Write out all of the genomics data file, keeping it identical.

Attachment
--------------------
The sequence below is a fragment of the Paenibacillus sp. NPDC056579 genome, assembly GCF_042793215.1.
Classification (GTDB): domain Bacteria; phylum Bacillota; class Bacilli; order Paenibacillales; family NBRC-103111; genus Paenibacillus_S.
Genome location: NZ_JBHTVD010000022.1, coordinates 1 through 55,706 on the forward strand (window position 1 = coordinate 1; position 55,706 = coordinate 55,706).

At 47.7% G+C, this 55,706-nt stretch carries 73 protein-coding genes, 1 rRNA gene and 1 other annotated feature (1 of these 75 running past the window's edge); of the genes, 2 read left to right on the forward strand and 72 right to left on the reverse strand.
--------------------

The sequence below is a fragment of the Paenibacillus sp. NPDC056579 genome, assembly GCF_042793215.1.
Classification (GTDB): domain Bacteria; phylum Bacillota; class Bacilli; order Paenibacillales; family NBRC-103111; genus Paenibacillus_S.
Genome location: NZ_JBHTVD010000022.1, coordinates 1 through 55,706 on the forward strand (window position 1 = coordinate 1; position 55,706 = coordinate 55,706).

At 47.7% G+C, this 55,706-nt stretch carries 73 protein-coding genes, 1 rRNA gene and 1 other annotated feature (1 of these 75 running past the window's edge); of the genes, 2 read left to right on the forward strand and 72 right to left on the reverse strand.